Last year, while in fifth grade, Terrill Middle School student Josh Klapper tabbed Tourette Syndrome as his service learning project – enlisting the services of the New Jersey Center for Tourette Syndrome & Associated Disorders’ (NJCTS) youth advocate in-service program to get it done.
This year, Klapper decided he wanted to give back to NJCTS by trying to get Terrill Middle School’s Builder’s Club to choose the Center for its annual fundraising walkathon. Klapper’s proposal was so good that it won by student vote in a landslide, and on June 4 more than 30 of teacher Ben Rogers’ students and Klapper’s sixth-grade classmates walked – and in many cases ran – around the grounds of Terrill Road School in Scotch Plains.
Their efforts that day, along with fastidious fundraising leading up to the event, helped raise $3,500 to benefit NJCTS’ statewide education outreach and peer advocacy programs. It’s the fifth such student-initiated fundraiser to take place on NJCTS’ behalf in 2013, joining Ramapo College, North Brunswick High School, South Plainfield High School and the Northern Burlington County Regional School District.
“I’m really proud that I did this and that everybody knows that Tourette Syndrome is and has awareness about it now,” said Klapper, who raised an impressive $480 of the $3,500 himself and also has Tourette Syndrome. “It’s really cool to be doing this during Tourette Syndrome Awareness Month, too.”Tourette Syndrome Awareness Month runs May 15 through June 15, and because of Klapper’s efforts every student, teacher and parent associated with Terrill Middle School now knows that TS is an inherited, misdiagnosed, misunderstood neurological disorder that is characterized by sounds and movements known as tics, and affects 1 in 100 children.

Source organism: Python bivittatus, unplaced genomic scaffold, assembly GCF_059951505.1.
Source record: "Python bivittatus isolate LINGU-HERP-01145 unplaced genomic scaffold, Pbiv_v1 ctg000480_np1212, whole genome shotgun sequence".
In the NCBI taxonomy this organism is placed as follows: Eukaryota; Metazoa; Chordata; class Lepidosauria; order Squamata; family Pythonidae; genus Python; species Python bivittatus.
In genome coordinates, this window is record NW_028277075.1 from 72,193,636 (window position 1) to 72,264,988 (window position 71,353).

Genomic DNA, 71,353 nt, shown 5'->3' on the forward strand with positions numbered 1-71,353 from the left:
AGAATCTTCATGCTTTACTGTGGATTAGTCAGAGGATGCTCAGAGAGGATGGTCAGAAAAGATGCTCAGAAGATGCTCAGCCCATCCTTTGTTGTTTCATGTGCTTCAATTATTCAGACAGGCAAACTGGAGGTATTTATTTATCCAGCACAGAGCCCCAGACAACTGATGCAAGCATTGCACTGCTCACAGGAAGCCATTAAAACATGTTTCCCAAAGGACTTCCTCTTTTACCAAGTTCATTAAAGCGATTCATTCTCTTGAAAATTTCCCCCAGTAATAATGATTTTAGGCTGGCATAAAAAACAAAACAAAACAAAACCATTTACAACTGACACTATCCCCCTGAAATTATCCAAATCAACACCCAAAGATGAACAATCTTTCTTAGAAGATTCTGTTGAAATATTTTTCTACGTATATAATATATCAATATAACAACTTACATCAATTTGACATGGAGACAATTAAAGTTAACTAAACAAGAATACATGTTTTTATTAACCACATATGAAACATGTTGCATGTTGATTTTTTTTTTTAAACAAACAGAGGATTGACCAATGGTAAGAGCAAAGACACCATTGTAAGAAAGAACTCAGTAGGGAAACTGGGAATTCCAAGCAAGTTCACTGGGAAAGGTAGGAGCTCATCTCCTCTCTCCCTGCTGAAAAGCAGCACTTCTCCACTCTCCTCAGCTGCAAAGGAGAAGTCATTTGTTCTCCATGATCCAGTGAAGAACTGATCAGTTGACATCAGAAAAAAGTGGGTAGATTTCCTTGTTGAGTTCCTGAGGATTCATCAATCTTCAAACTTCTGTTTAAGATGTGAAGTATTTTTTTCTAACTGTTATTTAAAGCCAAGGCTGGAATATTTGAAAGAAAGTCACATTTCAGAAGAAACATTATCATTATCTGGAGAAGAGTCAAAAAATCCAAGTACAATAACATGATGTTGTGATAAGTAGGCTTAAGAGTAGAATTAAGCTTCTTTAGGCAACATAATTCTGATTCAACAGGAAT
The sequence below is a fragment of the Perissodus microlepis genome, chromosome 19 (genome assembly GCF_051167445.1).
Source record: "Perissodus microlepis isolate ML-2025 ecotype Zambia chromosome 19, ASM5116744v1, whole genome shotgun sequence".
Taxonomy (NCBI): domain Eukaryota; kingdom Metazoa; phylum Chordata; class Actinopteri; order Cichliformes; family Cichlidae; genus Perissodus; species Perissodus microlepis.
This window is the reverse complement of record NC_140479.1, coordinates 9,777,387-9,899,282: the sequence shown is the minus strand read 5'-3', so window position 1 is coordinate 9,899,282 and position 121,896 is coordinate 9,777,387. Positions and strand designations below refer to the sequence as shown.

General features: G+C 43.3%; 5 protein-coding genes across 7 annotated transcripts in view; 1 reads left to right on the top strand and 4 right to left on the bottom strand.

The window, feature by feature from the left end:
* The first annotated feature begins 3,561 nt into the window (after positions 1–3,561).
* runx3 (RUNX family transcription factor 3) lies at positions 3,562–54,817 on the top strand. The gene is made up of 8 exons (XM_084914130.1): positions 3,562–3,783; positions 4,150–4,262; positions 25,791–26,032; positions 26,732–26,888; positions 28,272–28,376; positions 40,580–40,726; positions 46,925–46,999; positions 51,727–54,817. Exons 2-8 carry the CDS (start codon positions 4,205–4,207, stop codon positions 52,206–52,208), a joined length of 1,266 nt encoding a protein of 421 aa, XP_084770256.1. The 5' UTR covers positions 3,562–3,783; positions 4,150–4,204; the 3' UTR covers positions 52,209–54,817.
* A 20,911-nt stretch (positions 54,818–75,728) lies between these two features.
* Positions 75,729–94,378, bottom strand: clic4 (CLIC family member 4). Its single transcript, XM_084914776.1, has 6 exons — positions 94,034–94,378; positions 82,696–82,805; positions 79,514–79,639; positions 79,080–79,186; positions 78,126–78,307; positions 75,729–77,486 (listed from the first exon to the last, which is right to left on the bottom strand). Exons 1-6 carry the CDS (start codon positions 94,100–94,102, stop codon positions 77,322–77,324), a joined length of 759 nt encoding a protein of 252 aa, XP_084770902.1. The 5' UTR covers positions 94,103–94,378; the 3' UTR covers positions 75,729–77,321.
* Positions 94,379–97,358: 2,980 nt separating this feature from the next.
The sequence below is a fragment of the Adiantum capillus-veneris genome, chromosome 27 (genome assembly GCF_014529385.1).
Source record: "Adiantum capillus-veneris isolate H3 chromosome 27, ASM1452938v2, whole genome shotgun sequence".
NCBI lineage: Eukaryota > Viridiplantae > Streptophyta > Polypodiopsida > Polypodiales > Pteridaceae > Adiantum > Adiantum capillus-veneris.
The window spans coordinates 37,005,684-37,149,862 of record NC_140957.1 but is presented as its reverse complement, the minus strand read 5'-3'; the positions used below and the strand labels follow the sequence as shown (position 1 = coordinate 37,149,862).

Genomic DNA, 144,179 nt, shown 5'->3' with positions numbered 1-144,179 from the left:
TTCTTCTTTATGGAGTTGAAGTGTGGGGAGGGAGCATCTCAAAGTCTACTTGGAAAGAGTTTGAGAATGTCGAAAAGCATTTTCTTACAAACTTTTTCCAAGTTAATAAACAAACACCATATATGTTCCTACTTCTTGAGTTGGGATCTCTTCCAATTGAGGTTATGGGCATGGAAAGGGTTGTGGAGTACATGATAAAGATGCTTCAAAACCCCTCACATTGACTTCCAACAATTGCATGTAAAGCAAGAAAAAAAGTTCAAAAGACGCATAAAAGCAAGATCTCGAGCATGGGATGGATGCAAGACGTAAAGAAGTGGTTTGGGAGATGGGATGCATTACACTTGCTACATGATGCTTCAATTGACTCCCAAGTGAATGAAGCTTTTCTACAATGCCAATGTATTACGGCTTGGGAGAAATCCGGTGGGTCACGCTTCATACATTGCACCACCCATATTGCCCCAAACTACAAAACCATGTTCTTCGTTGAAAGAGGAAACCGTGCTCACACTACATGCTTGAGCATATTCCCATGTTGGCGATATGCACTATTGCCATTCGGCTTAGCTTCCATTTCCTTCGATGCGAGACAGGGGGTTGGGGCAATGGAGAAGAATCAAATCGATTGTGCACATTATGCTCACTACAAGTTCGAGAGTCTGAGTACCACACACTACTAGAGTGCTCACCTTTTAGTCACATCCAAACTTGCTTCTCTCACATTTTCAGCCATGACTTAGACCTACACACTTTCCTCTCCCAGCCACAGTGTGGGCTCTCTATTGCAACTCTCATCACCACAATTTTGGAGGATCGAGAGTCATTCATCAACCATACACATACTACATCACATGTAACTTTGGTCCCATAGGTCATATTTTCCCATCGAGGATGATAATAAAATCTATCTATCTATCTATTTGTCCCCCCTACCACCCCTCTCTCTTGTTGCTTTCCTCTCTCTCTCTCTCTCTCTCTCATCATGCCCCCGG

Rogers, a sixth-grade teacher who helped Klapper put together the fundraiser, has been leading Builder’s Club Walkathons for years now and was extremely impressed with how this one – which had an original fundraising goal of $2,000 – turned out.
“It was pretty awesome what these kids did,” said Rogers, who oversaw a raffle and pancake dinner as part of the fundraiser. “We do this every year and talk about giving back to the community. The kids went out on their own, did all the research – even going on NJCTS’ website to find out about TS – and raised all the money. This was easily one of our best years.”
Joining in on the festivities was “The Kandi Factory” winner and South Plainfield High School graduate Cory Singer, who sang several songs – including his hit “I Can Do Anything,” which has generated more than 70,000 hits on YouTube since being release in early May – and signed autographs for the eager students after the walkathon.
“Cory was great, throwing out little things about TS,” Rogers said. “Josh is pretty amazing at talking to everyone about it, but Cory put it in a way that everyone could understand and appreciate. He was just great.”